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A CASE STUDY OF A REMARKABLE TROPOPAUSE FOLDING EVENT OVER EASTERN NORTH AMERICA ON MARCH 14-15 2006. A.Robichaud 1, J. DeGrandpré 1, S.Chabrillat 3, C.

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Presentation on theme: "A CASE STUDY OF A REMARKABLE TROPOPAUSE FOLDING EVENT OVER EASTERN NORTH AMERICA ON MARCH 14-15 2006. A.Robichaud 1, J. DeGrandpré 1, S.Chabrillat 3, C."— Presentation transcript:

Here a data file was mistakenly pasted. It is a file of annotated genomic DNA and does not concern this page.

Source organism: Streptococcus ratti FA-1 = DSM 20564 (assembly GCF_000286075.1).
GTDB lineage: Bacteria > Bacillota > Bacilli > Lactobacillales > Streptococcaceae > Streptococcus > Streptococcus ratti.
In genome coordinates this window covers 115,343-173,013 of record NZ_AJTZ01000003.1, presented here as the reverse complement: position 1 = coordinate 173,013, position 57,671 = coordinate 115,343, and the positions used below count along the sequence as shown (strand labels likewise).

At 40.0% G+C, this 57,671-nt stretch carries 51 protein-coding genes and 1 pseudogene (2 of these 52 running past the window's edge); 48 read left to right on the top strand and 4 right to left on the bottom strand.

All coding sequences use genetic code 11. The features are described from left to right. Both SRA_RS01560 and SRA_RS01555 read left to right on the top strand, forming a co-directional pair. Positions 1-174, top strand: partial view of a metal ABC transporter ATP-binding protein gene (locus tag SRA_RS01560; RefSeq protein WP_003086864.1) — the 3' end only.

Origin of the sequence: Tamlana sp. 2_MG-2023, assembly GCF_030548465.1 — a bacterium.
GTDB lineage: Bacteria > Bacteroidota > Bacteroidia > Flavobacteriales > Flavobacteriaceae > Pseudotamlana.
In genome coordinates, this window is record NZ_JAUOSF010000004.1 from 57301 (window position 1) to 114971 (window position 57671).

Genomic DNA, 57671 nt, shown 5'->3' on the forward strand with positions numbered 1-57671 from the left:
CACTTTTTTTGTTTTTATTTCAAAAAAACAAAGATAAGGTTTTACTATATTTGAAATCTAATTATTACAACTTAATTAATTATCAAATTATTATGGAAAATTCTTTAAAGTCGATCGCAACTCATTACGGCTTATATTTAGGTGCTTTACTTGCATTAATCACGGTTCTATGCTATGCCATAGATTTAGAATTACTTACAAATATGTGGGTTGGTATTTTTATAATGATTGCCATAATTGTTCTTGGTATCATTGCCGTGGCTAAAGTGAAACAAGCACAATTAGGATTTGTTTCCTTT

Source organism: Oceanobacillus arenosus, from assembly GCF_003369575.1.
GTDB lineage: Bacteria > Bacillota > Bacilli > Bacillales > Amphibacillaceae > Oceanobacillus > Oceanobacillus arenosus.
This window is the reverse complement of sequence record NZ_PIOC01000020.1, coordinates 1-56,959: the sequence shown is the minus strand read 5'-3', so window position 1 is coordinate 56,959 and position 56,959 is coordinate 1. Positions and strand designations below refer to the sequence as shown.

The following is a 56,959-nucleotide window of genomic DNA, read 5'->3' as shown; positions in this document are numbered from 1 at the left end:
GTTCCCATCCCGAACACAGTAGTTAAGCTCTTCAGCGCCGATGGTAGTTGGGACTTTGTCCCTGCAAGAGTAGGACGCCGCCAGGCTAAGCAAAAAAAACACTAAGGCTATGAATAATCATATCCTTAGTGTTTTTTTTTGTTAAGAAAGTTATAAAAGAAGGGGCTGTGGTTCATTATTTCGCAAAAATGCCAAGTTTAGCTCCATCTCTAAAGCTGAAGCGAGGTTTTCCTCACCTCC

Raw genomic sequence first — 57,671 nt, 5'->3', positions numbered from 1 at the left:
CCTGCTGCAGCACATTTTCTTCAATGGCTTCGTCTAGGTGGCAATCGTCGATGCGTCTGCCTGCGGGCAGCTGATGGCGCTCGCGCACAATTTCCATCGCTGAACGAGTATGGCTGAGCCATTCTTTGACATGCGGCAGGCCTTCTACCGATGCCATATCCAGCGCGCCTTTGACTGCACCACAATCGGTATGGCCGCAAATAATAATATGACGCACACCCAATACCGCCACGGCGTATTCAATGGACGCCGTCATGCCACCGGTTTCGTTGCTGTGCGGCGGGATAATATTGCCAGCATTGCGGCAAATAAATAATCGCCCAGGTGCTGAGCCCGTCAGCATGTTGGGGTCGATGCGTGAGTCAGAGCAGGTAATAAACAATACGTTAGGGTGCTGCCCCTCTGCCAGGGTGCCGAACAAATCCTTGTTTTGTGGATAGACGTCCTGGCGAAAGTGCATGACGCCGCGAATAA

1 A CASE STUDY OF A REMARKABLE TROPOPAUSE FOLDING EVENT OVER EASTERN NORTH AMERICA ON MARCH A.Robichaud 1, J. DeGrandpré 1, S.Chabrillat 3, C. Charette 2 and R. Ménard 1 1. Science & Technology Branch (Environment Canada), 2. Meteorological Research Division, 3. Belgium Institute for Space Aeronomy GOALS Describe and document a remarkable case of tropopause folding event on March over Eastern North America. Show that the ratio HNO 3 /O 3 could be view as a new effective tracer for fresh ozone signature from stratosphere. Confront different numerical models (meteorological, air quality and stratospheric chemistry) with observational evidence and identify some model weaknesses with respect to this type of event. INTRODUCTION Stratosphere-Troposphere exchange (STE) is the most important natural factor to contribute to the tropospheric ozone budget. Moreover, STE plays a key role in influencing the short term variability of water vapour of upper troposphere. Ozone tongues caused by tropopause folding sometimes penetrates deep into the troposphere contributing to irreversible transport of chemicals outside the stratosphere. Despite decades of observation, the connections between tropopause folding and near-surface conditions are still not very well understood. According to the literature, there are only a few documented studies of stratospheric air intrusions which have been confirmed to proceed all the way down to the ground. This paper presents such a case of large intrusion of stratospheric air associated with tropopause folding which occurred over Eastern North America on March This phenomenon has been investigated using global, regional and meso-scale models available at the Canadian Meteorological Center (CMC). These different models are generally successful for representing the significant transport of stratospheric air mass to the lower troposphere using various conservative quantities such as potential vorticity (PV) and different stratospheric constituents such as ozone. In particular, the results show the validity of using the ratio HNO 3 /O 3 as a tracer for detecting fresh stratospheric intrusions. A general failure of these models is the representation of the strong dehydration which occurred near the surface behind the cold front following the touchdown of stratospheric air, a phenomenon well reported by surface observations. The observation network (METAR obs) indeed reports a large area of very low water vapour mixing ratio at the surface (with values in the range from 5.8 E-5 to 5.0E-4 kg/kg) which are coincident with higher levels of surface ozone considering the period of the year and the type of synoptic situation. Gusts in the range kts were also reported in the context of this event. Such low water vapour mixing ratio corresponds to relative humidity of less than 10% near the surface. Those conditions lasted for a period of more than 6 hours over a large area of Southern US. Both observational and model evidence leave little doubt about the stratospheric origin of surface air mass. In this study, we analysed observational data and available model outputs from a multi-disciplinary point of view in relation with this event. MODEL AND ANALYSES OUTPUTS USED IN THIS STUDY: -CHRONOS: The Canadian Hemispheric and Regional Ozone and NOx System (CHRONOS) has been designed for the prediction of atmospheric oxidants on both regional and hemispheric scales. The original version of the system is described in Pudykiewicz et al. (1997). The model has been used for real-time forecasting in Canada. An Objective analysis (OA) combining this model output with AIRNOW-EPA surface ozone data is also available on a near real time basis (see figure 2). Details about this OA are given in Ménard and Robichaud (2005). -GEM Operational Model (Global, Environmental, Multiscale model, Coté et al, 1998) has a top at 10 hPa, a resolution of 15 km and 58 vertical levels for the regional configuration and a resolution of 0.9 deg with 28 vertical levels for the global configuration. The transport processes are computed by semi- Lagrangian scheme. This is the current global NWP forecast model used for meteorological operations at CMC (Canadian Meteorological Center). The global model has 4D-Var assimilation of meteorology and the regional version utilizes an ISBA land scheme for surface. -GEM-MSC-BIRA: This experimental version of GEM is a coupled meteorological-chemistry model with a lid at 0.1 hPa which is particularly suitable for the study of stratospheric phenomena. This model runs with an on-line photochemistry module developed at the Belgium Institute for Space Aeronomy (BIRA) which include 57 species and 200 photochemical reactions. Constituents are transported with a Semi-Lagrangian transport scheme (Coté et al., 1998) and initial conditions are obtained from ECMWF (for dynamic fields) and BIRA (for chemistry fields). The assimilation system which is based on 3D-VAR FGAT (three- dimensional variational analysis with first guess at appropriate time for dynamic assimilation) was run for two weeks before the event to insure consistency and avoid spin-up problems. No assimilation of ozone was performed in this case study. OBSERVATIONAL EVIDENCE OF THE TROPOPAUSE FOLDING EVENT AND ITS REFLECTION AT THE SURFACE FIGURE 1 Figure 1 shows GOES-12 IR Satellite picture at 22:15Z on March A strong low pressure system whose center (L) is located NE of the Great Lakes with a well defined head and trailing cold front (reaching the Gulf of Mexico). This system is associated with the tropopause folding event ( see approximate position of the folding indicated by dashed lines which corresponds to the ‘hook’ pattern in the total column of ozone in figure 4). Behind the surface cold front, higher surface ozone levels were recorded which is an unusual location for an increase of surface ozone (figure 2, top right panel). The latter figure represents a special objective analysis (OA) based on a modified optimal interpolation technique. The OA is described in Ménard and Robichaud (2005), and combines CHRONOS model (top left) and real-time surface ozone data (AIRNOW-EPA on bottom right). Analysis increment (bottom left) shows a significant correction to the CHRONOS model behind the cold front at locations where stratospheric air is suspected to reach the surface (see deep blue area in figure 5). CHRONOS, the current Canadian prediction model of air quality (top left panel), could not capture the event since it does not provide any mechanism to take into account ozone intrusion of stratospheric origin. However, when assimilation of surface ozone is included (top right panel), the increase of ozone behind the front becomes realistic and resembles real observations (right bottom panel). Figure 3 reproduces the time series of relative humidity (RH) for different stations located behind the cold front (stations KHRJ, KJNX, KASJ are located in North Carolina, KVDI in Georgia and KHDO and KT82 in Texas). Surface METAR reports in different regions behind the cold front indicate RH readings near or below 10 % and with one automatic station reaching a dew point temperature below -40 deg. C (dry bulb temperature was 21 deg. C corresponding to RH of less than 1 %). Figure 4 depicts a composite map of ozone total column from OMI instrument (AURA satellite) valid for March It is argued that the tropopause folding signature can be shown as a form of a ‘hook’ on the ozone total column (Olsen et al., 2000). Total ozone is the integral of the ozone profile through the whole atmospheric column. Ozone-rich stratospheric air descending at tropospheric locations will give a larger contribution to total ozone. MODEL EVIDENCE OF A TROPOPAUSE FOLDING AND OZONE DESCENT Figure 10. Vertical profiles of water vapour mixing ratio from different models used at CMC. The profiles are all taken in the central part of North Carolina on March 15 00Z (in the region of very low RH, corresponding to the deep blue area of figure 5). All model forecasts correctly show very low water vapour mixing ratio (less than 1 E-3 kg/kg) from the stratosphere down to about 800 mb (that is about 0.8 in hybrid or sigma coordinate system). However, the boundary layer is too humid by about at least a factor of 2 or 3 (according to observations of water vapor mixing ratio reported on the graphs by a red cross) for GEM Regional model and almost one order of magnitude for global models. This is probably due to an inadequate soil moisture, a too active boundary layer, or some dynamic reasons. A. GEM-MSC-BIRA analysis valid at 00Z on March analysis with 3DVAR- FGAT assimilation and with a stratosphere, B. GEM Global with 4DVAR met. assimilation with force-restore for land scheme and no stratosphere, C. High resolution regional GEM analysis with 3D-VAR capabilities, with no stratosphere and ISBA for land surface scheme. Note that vertical profiles at other locations and other time (15Z,18Z and 21Z) have shown similar results. SUMMARY AND CONCLUSIONS Measurements and model analyses show evidence of powerful tropopause folding event and associated exchange processes over Eastern North America on March Models reproduce well the downward transport of semi-conservative quantities such as potential vorticity and stratospheric constituents such as ozone. The coupled meteorological-chemistry model (GEM-MSC-BIRA) is used to diagnose the transport of constituents from the ratio HNO 3 /O 3 which appear as an excellent tracer for characterizing fresh stratospheric intrusion. In association with this effect, the model can represent the sudden increase of ozone behind cold front which has been observed from surface ozone networks. Models generally fail to represent the transport of low specific humidity (and other tracers) down to the surface which has been observed at various measurement sites. Surface relative humidity over many stations in SE US indicated values of RH near or below 10% for several hours with two sites recording RH of only few percent indicating that the stratospheric air reached the ground over a large area which is a rare event. This model deficiency can be due to several factors including excessive moisture fluxes from the surface and/or too active boundary layer mixing. Such studies can be particularly useful for model validation purpose. It also suggests that NWP and CTM models should include a stratospheric component in their formulation to be able to simulate tropopause folding events. REFERENCES -Coté, J., S. Gravel, A. Méthot, A. Patoine, M. Roch, and A. Staniforth. The Operational CMC-MRB Global Environmental Multi-scale (GEM) Model. Part I: Design Considerations and formulation. Monthly Weather Review, 126, , Dibb J.E, Scheuer E., Talbot R., Stratospheric influence on the composition of the mid and upper troposphere over North America sampled by the NASA DC-8 during INTEX A. Submitted to Journal of Geophysical Research, special section on INTEX A. -Olsen, M. A., Gallus, W. A., Stanford, J. L., and Brown, J. M.: Fine scale comparison of TOMS total ozone data with model analysis on an intense mid-western cyclone, J. Geophys. Res., 105, 20487–20495, Ménard R., Robichaud A., The Chemistry-Forecast System at the Meteorological Service of Canada. Proceedings of ECMWF Seminar on Global earth-system monitoring, 5-9 September Pudykiewicz J., A. Kallaur, and P.K. Smolarkiewicz, “Semi-Lagrangian modeling of tropospheric ozone. Tellus, 49B, ACKNOWLEDGMENTS. The first author wishes to thank R. Sauvageau of CMC (Canadian Meteorological Service) who extracted some of the data necessary for this case study, M. Charron who provided a computer program to calculate the Potential Vorticity and J. Pudykiewicz for some useful discussions. FIGURE 4 VERTICAL PROFILES OF WATER VAPOUR MIXING RATIO FIGURE 2FIGURE 3 Tropopause folding FIGURE 5FIGURE 6 FIGURE 7FIGURE 8 Tropopause folding Figures 5 to 9 show different model outputs and diagnosis during the afternoon of March 14th The cross sections of figure 6,7,8 and 9 were all taken along the arrow of figure 5 (roughly from South to North from Gulf of Mexico to Lake Superior) almost orthogonally to the cold front. Water vapour mixing ratio at about 800 hPa is shown on figure 5. Areas where water vapour mixing ratio is very small (5-50 E-5 kg/kg) has a great horizontal extent and is depicted by the deep-blue color in figure 5. Note that this area matches well the surface ozone analysis increment (bottom left panel of Fig. 2) indicating coincidence in ozone rise with the dehydration region. A cross-section of potential temperature is given on figure 6 showing approximately the trajectory of a dry adiabatic descending air parcel (roughly along lines of constant potential temperature). Figure 7 shows an analysis of Ertel`s potential vorticity (PV) clearly suggesting a large tropopause folding event. Areas of above 2PVU (1 PVU=10E-6 m 2 s -1 K kg -1 ) indicates air of stratospheric origin (white area). PV is a surrogate for ozone to estimate its amount transported into the troposphere. Although model does not show that stratospheric air reaches the surface, it suggests some tendency for downward extent of a tongue in the PV field. Model diffusion prevents the tongue to reach the surface. Comparing figures 6 and 7 suggest that the descent took place roughly along isentropes in the range deg. K. Figure 8 shows a cross-section output of the GEM-MSC-BIRA model ozone mixing ratio. Note that the top of this model is located at 0.1 mb (as compared with figures 5 to 7 for GEM Regional model with top at 10 hPa). Figure 8 indicates a similar downward extent but for the ozone tongue. Considerable dilution occurs due to mixing on its way through the troposphere so that the mixing ratio diminishes during the descent. Nevertheless, the dimension of the ozone tongue remains quite large and estimated to about km wide at about 500 hPa. GEM-MSC-BIRA model which has a full on-line chemistry could simulate the ozone tongue down to just above the boundary layer. A similar kind of tongue can be distinguished for many other chemical species. However, the best tracer for stratospheric air intrusion seems to be the ratio HNO 3 /O 3 (as suggested by Dibb et al., 2006 from aircraft measurements) who suggest that values of that ratio between 2 and 4 E-3 reveals a stratospheric signature. In Figure 9, we calculated this ratio from model outputs. Values within the critical range are indicated in orange and red and then indicate the clear signature of a deep and wide fresh stratospheric intrusion. surface cold front L tropopause folding CHRONOS MODEL OA OBS ANALYSIS INCREMENT ozone tongue 2000 km ozone layer tropopause folding stratosphere very dry area cross-section along this line (5-50 E-5 kg/kg) Tongue of PV FIGURE 9 tropopause folding Ratio HNO3/O3 In the range 2-4E-3 AB Corresponding author: Alain Robichaud cold front C ABC +++ A Cold front CHRONOS OA ANALYSIS INCREMENTS OBS